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    Research Grants Awarded

    The Tumor Suppressing Effect of Pregnancy: Can the Mammary Stroma do the Job?

    Study Section:
    Tumor Cell Biology IV

    Scientific Abstract:
    Background: Mechanisms underlying the protective effect of pregnancy against breast cancer remain unclear. Evidence indicates that: 1) administering pregnancy levels of estrogen (E) and progesterone (P) to carcinogen-exposed virgin animals reduces tumor incidence; 2) epithelial tumor cells transplanted into epithelium-free stroma of parous rats are normalized, forming normal ducts instead of tumors. However, this evidence comes from animal experiments where systemic effects cannot be separated from local effects. Hypothesis: Pregnancy’s protective effect is due to local changes occurring in the mammary stroma. We will test this using stroma-like 3 dimensional (3D) matrices derived from fibroblasts from: 1) parous rats and 2) virgin rats treated in vitro with pregnancy levels of E+P. Specific Aims: Aim 1) To characterize 3D matrices generated by fibroblasts obtained from mammary glands (MG) of parous rats and compare it against matrices generated by fibroblasts from age-matched virgin rats. Aim 2) To study the effects of pregnancy levels of E and P alone and in combination on the 3D matrices derived from fibroblasts obtained from the MG of virgin rats. Aim 3) To study the effect of parous and virgin fibroblast-derived 3D matrices on the behavior of normal and neoplastic mammary epithelial cells. Study Design: Aim 1: 3D matrices derived from parous or virgin fibroblasts from MG of Wistar-Furth rats will be assessed by: 1) Thickness : measured by immunostaining for fibronectin. 2) Composition : laminin, fibronectin, tenascin, type I collagen and clusterin will be assessed by immunostaining and Western blot. 3) Topography : using immunostaining we will assess the number and orientation of fibers. Aim 2: Fibroblasts will be isolated from virgin MG. E and P treatment (concentrations resembling those during pregnancy) will last 8 days. Topography and biochemical composition of the matrices will be analyzed as in Aim 1 and compared to the parous matrices. Aim 3: Non-tumorigenic FSK-3 and tumor epithelial PN8A cells will be separately plated on parous and virgin 3D matrices. Immunostaining for integrins a5, ß1 and 4, and MMPs 2 and 3 will show matrix adhesions. Cytoskeletal organization (actin, keratin and vimentin), cell proliferation, migration and invasion will also be tested . Potential outcomes and benefits: Using this model we will identify the stromal molecules involved in repressing tumor formation and open a new avenue for prevention therapy .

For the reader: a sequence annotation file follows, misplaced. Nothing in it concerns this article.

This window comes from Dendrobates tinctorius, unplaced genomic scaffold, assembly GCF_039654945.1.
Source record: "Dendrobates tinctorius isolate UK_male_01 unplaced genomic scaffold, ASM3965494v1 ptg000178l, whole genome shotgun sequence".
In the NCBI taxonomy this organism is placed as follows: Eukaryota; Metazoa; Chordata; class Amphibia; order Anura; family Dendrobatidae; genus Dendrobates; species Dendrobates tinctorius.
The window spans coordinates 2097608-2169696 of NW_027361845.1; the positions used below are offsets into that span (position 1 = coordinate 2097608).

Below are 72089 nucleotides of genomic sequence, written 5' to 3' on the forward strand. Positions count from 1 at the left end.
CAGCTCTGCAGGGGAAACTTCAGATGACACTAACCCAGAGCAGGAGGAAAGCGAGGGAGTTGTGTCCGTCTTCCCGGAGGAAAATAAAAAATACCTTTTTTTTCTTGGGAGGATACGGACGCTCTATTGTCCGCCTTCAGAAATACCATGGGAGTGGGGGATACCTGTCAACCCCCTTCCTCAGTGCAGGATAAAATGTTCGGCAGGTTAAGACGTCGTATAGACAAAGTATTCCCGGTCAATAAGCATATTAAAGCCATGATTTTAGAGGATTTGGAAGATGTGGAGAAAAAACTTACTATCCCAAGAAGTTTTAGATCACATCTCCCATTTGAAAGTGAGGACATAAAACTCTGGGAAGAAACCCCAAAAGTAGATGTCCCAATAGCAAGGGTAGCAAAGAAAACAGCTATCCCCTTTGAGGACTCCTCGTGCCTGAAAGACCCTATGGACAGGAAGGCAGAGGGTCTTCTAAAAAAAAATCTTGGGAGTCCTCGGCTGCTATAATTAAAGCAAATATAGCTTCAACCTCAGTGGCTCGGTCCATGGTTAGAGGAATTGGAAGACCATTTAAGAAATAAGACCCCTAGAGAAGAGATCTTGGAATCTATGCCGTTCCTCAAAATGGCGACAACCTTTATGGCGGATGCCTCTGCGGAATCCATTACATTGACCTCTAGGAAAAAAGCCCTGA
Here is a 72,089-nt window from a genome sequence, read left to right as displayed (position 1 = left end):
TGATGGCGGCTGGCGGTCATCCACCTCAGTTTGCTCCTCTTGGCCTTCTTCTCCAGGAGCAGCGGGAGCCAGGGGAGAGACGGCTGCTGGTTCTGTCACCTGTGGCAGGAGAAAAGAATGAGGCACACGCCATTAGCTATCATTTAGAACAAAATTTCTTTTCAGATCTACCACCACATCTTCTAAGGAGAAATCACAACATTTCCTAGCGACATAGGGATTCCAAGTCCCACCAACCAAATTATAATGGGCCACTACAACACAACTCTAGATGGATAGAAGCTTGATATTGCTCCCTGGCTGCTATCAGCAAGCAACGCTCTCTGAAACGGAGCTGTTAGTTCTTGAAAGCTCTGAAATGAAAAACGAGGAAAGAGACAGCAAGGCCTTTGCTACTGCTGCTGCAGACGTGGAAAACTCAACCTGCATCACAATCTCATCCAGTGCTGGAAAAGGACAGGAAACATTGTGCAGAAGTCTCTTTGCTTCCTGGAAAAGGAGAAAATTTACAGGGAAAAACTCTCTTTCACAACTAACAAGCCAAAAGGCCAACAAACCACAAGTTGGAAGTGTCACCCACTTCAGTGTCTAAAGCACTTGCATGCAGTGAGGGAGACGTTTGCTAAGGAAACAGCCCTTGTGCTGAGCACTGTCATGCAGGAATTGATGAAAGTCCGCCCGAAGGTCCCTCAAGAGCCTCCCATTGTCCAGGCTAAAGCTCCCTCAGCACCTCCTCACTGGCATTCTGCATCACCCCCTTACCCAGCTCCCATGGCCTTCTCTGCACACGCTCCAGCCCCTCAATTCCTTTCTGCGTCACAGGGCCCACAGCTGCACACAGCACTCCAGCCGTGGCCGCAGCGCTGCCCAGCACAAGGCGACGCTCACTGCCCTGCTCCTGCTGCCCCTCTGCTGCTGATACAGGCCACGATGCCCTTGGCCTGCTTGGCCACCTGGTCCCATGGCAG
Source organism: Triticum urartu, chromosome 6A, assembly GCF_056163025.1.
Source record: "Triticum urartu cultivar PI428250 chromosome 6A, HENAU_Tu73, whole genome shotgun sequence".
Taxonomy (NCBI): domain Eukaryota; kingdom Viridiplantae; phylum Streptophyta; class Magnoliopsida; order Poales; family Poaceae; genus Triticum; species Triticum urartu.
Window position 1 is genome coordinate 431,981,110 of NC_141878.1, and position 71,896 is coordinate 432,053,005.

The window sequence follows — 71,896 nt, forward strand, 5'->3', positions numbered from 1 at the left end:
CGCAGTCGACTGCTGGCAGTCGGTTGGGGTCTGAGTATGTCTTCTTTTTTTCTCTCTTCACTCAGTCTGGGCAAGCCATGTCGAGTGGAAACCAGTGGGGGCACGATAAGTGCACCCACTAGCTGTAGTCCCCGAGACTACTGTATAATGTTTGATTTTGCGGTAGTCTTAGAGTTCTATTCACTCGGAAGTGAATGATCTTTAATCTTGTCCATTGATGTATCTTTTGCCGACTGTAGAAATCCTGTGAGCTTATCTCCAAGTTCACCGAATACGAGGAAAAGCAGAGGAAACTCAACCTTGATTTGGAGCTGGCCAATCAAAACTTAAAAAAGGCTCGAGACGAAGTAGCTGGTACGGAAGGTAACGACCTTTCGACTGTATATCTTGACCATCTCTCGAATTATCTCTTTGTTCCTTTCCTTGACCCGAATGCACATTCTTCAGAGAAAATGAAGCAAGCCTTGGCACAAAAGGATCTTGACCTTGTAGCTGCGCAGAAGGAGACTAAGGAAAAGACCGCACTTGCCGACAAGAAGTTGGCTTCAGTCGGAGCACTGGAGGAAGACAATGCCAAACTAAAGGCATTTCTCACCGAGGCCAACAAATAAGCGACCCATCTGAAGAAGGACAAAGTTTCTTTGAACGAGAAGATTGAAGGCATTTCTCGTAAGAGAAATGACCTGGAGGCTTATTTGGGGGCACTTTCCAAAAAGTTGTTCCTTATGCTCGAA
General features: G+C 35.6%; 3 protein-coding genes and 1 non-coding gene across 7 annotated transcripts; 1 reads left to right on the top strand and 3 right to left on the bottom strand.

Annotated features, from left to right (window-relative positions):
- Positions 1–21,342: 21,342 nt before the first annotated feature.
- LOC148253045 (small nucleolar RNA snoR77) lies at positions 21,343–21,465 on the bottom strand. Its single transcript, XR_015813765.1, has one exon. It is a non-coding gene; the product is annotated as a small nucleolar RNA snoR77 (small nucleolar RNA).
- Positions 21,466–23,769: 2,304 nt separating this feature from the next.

Lay Abstract:
    Epidemiological studies as well as animal research show that breast cancer incidence is significantly reduced in individuals that have experienced pregnancy. During intrauterine life, gland development is governed by interactions between the epithelium and the surrounding stroma. These physical and biochemical interactions continue during adult life and are key to maintaining a normal, healthy mammary gland (MG). Our experimental data indicates that the stroma of a parous rat (2 pregnancies, lactation and involution) has the ability to not only suppress tumor initiation but to instruct tumor cells to become normal ducts. To fully understand the protective effect of pregnancy and also explore the possibility of recreating a parous-like stroma in a nulliparous individual as a preventive therapy, we must identify if the pregnancy effect is local (takes place in the MG) or systemic (the effect occurs at the hormonal level). Common cell culture experiments are 2-dimensional (2D) lacking the 3D context of in vivo tissue and cannot be compared to the level of organization observed in the MG. We will use an in vivo -like 3D culture of mammary stromal-fibroblasts (a major cell type of the stroma involved in directing the stromal half of the dialogue with the epithelium to maintain tissue homeostasis). These cells form a 3D matrix resembling the tissue of origin. We will use fibroblasts from parous and virgin rats to compare the matrix spatial organization and composition. We will test whether treating virgin fibroblasts with pregnancy levels of estrogen and progesterone produces matrices similar to those derived from parous fibroblasts. Finally we will test the effects of parous and virgin fibroblast-derived matrices on the behavior of tumor and normal mammary epithelial cells. We will focus our attention on some of the most common tumor cell features: migration, invasion, proliferation and adherence to the matrix. We expect the biochemical and/or spatial organization of the parous and virgin fibroblast-derived 3D matrices to be different with regard to repressing the tumor behavior. The success of this project will allow us to test the identified putative “tumor repressor” molecules, through their signaling to the epithelium (soluble factors or physical forces). If we show that extracellular matrix composition and organization play important roles in supporting or repressing tumors, we may revise the current strategies used to prevent tumor formation.